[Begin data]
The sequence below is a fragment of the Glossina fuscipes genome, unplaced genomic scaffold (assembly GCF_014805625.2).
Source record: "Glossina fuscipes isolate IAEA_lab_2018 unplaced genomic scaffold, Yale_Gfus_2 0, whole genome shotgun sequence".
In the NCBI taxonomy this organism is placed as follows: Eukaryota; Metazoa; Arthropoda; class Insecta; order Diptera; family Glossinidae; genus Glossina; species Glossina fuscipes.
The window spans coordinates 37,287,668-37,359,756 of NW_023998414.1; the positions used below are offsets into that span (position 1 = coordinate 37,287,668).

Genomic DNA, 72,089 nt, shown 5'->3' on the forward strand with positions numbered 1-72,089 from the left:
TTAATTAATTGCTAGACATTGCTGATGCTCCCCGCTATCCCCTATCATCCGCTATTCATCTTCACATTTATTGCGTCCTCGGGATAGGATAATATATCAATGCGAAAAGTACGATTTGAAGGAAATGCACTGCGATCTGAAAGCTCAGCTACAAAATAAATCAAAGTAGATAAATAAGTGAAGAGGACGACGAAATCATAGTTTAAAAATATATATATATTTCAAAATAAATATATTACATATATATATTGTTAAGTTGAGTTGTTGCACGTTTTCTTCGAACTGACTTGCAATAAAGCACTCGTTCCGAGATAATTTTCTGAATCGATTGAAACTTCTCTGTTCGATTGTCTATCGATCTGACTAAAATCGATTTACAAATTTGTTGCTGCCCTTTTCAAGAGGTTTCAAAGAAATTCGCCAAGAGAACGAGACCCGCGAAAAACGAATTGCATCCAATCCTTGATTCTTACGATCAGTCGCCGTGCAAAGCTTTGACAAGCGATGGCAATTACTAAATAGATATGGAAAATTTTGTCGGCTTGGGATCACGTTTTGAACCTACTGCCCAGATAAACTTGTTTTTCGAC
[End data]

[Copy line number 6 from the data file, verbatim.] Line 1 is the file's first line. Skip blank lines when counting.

TTAATTAATTGCTAGACATTGCTGATGCTCCCCGCTATCCCCTATCATCCGCTATTCATCTTCACATTTATTGCGTCCTCGGGATAGGATAATATATCAATGCGAAAAGTACGATTTGAAGGAAATGCACTGCGATCTGAAAGCTCAGCTACAAAATAAATCAAAGTAGATAAATAAGTGAAGAGGACGACGAAATCATAGTTTAAAAATATATATATATTTCAAAATAAATATATTACATATATATATTGTTAAGTTGAGTTGTTGCACGTTTTCTTCGAACTGACTTGCAATAAAGCACTCGTTCCGAGATAATTTTCTGAATCGATTGAAACTTCTCTGTTCGATTGTCTATCGATCTGACTAAAATCGATTTACAAATTTGTTGCTGCCCTTTTCAAGAGGTTTCAAAGAAATTCGCCAAGAGAACGAGACCCGCGAAAAACGAATTGCATCCAATCCTTGATTCTTACGATCAGTCGCCGTGCAAAGCTTTGACAAGCGATGGCAATTACTAAATAGATATGGAAAATTTTGTCGGCTTGGGATCACGTTTTGAACCTACTGCCCAGATAAACTTGTTTTTCGAC